Leatherbacks are the world's largest sea turtles and considered endangered in Thailand. REUTERS / Mongkhonsawat Leungvorapan
The Denver Zoo may be closed to visitors to prevent the spread of the new coronavirus, but, for the animals inside, life goes on.
By Aaron Mok
The novel coronavirus (COVID-19) has upended nearly every aspect of modern society, but especially the food system. Farmers are being forced to discard unprecedented amounts of food surplus because of the closure of schools, restaurants, and hotels. And, because of the complex logistics of the food supply chain, diverting food supply away from wholesalers directly into the hands of consumers can be costly. Experts like Dana Gunders from ReFED are concerned that more food waste will be produced in 2020 than in previous years.
Despite these challenges, organizations around the world are working to reduce food waste. In honor of Stop Food Waste Day on the 29th of April, Food Tank is highlighting 23 organizations and companies trying to eliminate pandemic-fueled food waste.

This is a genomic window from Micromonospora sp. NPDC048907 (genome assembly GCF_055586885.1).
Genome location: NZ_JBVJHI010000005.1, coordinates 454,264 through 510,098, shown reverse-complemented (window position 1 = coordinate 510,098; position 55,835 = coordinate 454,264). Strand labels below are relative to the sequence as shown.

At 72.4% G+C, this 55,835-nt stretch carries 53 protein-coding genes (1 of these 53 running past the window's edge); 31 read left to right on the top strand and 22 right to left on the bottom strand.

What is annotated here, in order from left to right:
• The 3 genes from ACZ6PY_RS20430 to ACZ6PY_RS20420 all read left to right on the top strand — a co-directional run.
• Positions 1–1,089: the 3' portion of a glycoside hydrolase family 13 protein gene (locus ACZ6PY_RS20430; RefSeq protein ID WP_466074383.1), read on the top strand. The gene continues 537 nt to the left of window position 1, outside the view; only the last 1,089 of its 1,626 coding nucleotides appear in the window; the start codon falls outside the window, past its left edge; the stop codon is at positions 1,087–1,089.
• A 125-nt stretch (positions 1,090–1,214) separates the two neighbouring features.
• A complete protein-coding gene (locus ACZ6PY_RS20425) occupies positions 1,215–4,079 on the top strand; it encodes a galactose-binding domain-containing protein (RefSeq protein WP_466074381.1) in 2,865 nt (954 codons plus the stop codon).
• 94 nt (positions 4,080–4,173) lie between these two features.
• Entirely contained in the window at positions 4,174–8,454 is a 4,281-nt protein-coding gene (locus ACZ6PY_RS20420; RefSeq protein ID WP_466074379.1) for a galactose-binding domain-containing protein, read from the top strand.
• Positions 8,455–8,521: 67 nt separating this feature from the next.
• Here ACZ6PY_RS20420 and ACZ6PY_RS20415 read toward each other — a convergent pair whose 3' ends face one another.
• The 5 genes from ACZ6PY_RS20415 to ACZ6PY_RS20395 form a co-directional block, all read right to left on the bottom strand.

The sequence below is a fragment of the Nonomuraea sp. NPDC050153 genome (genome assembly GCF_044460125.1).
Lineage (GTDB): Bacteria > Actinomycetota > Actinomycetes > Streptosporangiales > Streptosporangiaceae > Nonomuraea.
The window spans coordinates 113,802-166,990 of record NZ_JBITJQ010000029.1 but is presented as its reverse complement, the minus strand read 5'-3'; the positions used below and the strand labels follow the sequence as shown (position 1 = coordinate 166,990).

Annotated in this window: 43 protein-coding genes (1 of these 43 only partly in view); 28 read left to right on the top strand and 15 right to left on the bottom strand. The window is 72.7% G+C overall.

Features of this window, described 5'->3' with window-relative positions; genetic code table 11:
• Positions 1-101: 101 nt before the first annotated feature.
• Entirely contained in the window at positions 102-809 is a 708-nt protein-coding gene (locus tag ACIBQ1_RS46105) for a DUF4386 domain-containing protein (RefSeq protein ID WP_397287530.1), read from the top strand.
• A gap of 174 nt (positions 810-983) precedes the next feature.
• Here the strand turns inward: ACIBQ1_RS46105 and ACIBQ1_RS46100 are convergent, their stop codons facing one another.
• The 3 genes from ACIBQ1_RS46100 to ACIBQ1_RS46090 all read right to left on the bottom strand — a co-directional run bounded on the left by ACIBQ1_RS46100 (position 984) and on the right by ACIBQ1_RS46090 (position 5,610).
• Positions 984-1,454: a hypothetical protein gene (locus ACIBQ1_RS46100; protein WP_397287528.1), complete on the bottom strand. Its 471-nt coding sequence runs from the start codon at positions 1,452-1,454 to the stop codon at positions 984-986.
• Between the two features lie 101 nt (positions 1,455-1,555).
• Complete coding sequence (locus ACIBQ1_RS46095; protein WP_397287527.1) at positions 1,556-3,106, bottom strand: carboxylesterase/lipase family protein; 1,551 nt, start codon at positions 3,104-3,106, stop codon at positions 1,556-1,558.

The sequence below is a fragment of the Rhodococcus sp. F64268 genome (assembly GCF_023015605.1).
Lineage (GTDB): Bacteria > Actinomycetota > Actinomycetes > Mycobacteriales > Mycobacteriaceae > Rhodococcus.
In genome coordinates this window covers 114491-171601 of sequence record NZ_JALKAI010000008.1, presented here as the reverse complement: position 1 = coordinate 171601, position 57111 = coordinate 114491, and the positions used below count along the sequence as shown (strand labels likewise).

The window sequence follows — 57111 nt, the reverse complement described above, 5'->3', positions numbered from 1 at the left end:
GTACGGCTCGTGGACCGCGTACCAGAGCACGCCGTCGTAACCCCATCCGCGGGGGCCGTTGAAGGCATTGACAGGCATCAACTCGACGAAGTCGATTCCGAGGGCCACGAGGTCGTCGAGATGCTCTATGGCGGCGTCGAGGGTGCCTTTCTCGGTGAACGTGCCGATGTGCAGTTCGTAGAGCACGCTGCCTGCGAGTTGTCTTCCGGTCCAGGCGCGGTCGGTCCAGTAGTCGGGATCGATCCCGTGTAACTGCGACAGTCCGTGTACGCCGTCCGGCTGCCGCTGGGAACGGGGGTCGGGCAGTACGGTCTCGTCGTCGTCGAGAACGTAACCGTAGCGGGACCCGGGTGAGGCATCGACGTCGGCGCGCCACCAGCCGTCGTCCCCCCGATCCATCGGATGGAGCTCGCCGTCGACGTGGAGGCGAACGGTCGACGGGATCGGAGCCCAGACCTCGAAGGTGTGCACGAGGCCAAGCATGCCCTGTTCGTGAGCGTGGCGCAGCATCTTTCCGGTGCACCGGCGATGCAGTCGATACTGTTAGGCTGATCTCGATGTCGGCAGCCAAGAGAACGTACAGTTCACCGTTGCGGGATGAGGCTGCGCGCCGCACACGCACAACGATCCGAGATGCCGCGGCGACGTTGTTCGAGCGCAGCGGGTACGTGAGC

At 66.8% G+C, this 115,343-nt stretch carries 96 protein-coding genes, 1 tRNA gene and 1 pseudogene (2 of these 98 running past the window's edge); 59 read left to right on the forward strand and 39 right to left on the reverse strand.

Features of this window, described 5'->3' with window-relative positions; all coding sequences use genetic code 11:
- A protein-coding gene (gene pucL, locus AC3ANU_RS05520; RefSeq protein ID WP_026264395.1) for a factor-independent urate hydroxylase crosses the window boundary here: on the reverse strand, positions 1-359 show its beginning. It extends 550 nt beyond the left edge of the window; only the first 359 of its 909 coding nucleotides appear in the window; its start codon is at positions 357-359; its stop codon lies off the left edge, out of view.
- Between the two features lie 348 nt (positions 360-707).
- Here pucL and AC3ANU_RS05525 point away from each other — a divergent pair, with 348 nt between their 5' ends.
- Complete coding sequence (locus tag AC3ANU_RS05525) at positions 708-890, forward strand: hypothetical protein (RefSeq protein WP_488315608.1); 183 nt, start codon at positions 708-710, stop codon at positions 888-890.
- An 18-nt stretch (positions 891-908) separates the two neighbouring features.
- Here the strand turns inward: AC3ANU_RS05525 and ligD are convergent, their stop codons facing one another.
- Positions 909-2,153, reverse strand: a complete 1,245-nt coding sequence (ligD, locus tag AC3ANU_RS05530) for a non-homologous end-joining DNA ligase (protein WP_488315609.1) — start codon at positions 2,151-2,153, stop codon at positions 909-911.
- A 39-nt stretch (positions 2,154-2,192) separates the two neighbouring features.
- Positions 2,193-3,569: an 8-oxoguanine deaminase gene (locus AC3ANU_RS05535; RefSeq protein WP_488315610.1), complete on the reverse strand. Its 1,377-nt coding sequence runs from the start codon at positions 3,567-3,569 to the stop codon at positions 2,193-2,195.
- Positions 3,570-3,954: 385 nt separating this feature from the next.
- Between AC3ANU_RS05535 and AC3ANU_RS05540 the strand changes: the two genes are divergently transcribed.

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By Cris Brack and Aini Jasmin Ghazalli
Are you feeling anxious or irritated during the coronavirus lockdown? Do you constantly want to get up and move? Maybe you need a moment to engage with nature.
Biophilia<p>But inside, in your hastily constructed home office or home school room, you may be unable to take full advantage of <a href="https://theconversation.com/green-for-wellbeing-science-tells-us-how-to-design-urban-spaces-that-heal-us-82437" target="_blank">urban nature</a>.<br></p><p>Embracing the notion of "biophilia" – the innate human affinity with nature – while locked down inside may improve your productivity and even your health.</p><p>The <a href="https://theconversation.com/building-a-second-nature-into-our-cities-wildness-art-and-biophilic-design-88642" target="_blank">biophilia hypothesis</a> argues modern day humans evolved from hundreds of generations of ancestors whose survival required them to study, understand and rely on nature. So a disconnection from nature today can cause <a href="https://link.springer.com/article/10.1023/A:1010043827986" target="_blank">significant issues for humans</a>, such as a decline in psychological health.</p><p>In practice at home, connecting with nature might mean having large windows overlooking the garden. You can also <a href="https://makeitwood.org/documents/doc-1624-pollinate-health-report---february-2018.pdf" target="_blank">improve working conditions</a> by having natural materials in your office or school room, such as wooden furniture, natural stones and pot plants.</p>